Changes in noise and light can be triggering. A person may also find that trying to make specific movements triggers the jerks.
Other symptoms of this type of epilepsy include seizures, difficulty speaking, and mobility challenges. They usually worsen over time
Progressive myoclonus epilepsy can be fatal.
Muscle jerks may affect one muscle or a group of muscles. The movement is usually sudden and a person has no control over it.
Muscle jerks may happen singly or in quick succession, and sometimes they are triggered by specific movements or external factors such as changes in light.
If an involuntary jerk happens when a muscle contracts, the medical term for this is positive myoclonus. If it happens when a muscle relaxes, this is negative myoclonus.
Alongside myoclonus, a person may feel a trembling or twitching sensation.
People with epilepsy may experience myoclonic seizures. These involve the muscles jerking repeatedly, in quick succession, for a few seconds. The most commonly affected areas are the upper arms, shoulders, and neck.
A person is usually fully awake and alert during a myoclonic seizure.
Myoclonus can occur with no other symptoms and no obvious cause. A person may experience mild myoclonus as a lifelong condition.
It can run in families, so genetics likely plays a role.
Also, damage to the brain or nervous system can cause myoclonus. The damage may result from:
Myoclonus can develop as a symptom of other medical conditions, including:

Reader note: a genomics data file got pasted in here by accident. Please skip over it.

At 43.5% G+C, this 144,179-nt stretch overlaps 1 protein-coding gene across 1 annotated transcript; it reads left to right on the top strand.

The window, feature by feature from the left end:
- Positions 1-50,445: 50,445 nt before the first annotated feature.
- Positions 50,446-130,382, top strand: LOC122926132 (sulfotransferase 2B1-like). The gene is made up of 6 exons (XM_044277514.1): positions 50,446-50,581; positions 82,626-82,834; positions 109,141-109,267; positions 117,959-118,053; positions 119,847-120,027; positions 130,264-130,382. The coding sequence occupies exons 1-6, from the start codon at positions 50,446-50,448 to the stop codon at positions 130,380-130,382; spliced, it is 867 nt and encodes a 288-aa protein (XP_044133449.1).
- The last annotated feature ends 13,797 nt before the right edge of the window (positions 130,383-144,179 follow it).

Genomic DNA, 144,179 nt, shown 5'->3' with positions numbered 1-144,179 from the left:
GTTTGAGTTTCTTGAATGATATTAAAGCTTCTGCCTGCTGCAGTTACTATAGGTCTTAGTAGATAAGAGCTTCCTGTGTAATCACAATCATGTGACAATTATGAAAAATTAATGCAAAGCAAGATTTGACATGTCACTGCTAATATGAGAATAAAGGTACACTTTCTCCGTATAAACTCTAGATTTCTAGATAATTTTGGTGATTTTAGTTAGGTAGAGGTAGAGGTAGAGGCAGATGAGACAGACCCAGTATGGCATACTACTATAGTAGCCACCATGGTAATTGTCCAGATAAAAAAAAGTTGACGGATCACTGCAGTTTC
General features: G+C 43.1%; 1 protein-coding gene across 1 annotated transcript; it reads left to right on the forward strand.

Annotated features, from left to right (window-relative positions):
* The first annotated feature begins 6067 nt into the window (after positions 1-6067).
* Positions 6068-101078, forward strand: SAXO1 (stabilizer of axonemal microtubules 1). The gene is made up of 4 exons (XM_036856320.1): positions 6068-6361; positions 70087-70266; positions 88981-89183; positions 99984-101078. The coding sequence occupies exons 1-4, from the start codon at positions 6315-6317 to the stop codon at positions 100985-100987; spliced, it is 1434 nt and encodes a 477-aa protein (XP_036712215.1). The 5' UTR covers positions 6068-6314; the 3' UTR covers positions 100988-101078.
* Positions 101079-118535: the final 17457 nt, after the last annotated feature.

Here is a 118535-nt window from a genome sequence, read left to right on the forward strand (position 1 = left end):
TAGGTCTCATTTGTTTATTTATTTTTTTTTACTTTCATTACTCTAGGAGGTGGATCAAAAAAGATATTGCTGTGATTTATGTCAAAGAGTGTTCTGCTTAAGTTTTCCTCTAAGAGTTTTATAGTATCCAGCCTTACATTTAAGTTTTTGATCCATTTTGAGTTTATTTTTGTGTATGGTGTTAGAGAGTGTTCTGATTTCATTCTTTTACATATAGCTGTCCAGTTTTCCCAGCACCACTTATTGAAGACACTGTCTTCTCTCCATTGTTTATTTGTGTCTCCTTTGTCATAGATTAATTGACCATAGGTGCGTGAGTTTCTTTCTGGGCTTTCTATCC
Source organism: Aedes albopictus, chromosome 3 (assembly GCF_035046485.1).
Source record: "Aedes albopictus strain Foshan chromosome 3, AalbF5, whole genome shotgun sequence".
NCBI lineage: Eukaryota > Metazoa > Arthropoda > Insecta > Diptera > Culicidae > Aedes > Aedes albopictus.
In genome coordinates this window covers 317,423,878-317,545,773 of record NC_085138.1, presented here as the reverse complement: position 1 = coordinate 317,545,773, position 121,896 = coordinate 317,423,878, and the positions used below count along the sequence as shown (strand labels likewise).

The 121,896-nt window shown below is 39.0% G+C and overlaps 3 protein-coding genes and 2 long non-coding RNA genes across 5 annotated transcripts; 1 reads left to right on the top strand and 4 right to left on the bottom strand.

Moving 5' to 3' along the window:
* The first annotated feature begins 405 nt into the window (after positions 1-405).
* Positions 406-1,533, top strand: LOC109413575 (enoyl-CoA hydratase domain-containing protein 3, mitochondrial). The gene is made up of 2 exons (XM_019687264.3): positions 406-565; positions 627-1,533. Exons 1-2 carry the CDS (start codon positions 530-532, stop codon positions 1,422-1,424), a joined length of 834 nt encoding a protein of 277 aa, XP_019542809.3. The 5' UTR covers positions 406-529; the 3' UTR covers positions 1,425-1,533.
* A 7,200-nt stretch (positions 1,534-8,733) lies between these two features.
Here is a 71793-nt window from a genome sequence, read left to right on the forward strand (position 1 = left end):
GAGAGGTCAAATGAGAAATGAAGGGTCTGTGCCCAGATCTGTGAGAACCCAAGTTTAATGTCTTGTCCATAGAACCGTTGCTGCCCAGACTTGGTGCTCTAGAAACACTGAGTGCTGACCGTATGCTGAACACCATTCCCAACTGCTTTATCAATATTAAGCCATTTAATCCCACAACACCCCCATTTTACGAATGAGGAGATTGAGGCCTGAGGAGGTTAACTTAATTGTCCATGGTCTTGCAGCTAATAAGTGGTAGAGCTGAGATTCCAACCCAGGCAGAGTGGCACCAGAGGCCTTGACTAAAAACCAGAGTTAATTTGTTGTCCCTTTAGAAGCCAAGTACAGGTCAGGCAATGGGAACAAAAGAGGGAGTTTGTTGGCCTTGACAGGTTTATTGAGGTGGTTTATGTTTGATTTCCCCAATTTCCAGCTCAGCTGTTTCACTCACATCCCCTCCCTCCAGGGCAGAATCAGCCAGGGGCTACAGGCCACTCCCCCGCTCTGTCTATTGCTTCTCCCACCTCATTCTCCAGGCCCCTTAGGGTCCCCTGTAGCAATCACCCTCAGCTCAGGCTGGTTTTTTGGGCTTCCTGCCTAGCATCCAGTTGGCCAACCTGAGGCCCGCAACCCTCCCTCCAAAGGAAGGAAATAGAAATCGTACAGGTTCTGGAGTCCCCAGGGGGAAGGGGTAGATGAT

Many people who have epilepsy experience myoclonus. Epilepsy affects electrical signals in the brain, and sudden surges in electrical activity cause muscle jerks, seizures, and the loss of awareness for short periods.
Triggers can vary. It is most common to experience muscle jerks when falling asleep or waking. People with epilepsy can be more likely to experience symptoms when tired or stressed.
Some medications — including antibiotics, antipsychotics, antidepressants, and opiates — can cause myoclonus as a side effect. A doctor may recommend trying an alternate drug if this is the case.
Anti-seizure drugs that treat epilepsy can relieve myoclonus.
If a person experiences mild myoclonic seizures, which last for a few seconds, they may not need treatment.
If medication is ineffective, a doctor may recommend Botox injections to relieve the muscle jerks, as Botox causes muscles to relax.
If myoclonus is a symptom of restless legs syndrome, medication and some lifestyle changes can help. A person may benefit from massage, more exercise, adjusted sleep patterns, and cutting out alcohol from the diet.
See a doctor after experiencing myoclonus for the first time. The doctor will perform a physical examination and check for underlying health issues.
If myoclonus is affecting daily life or it occurs with other symptoms, a doctor can recommend a range of treatment options.
Myoclonus, or sudden muscle jerks, can result from various issues. It may occur by itself or with other symptoms, and it can range from mild to severe.
Although the causes have yet to be fully explored, there is a clear link with the brain and nervous system. Research into treatments for more severe myoclonus is ongoing.
Last medically reviewed on June 17, 2020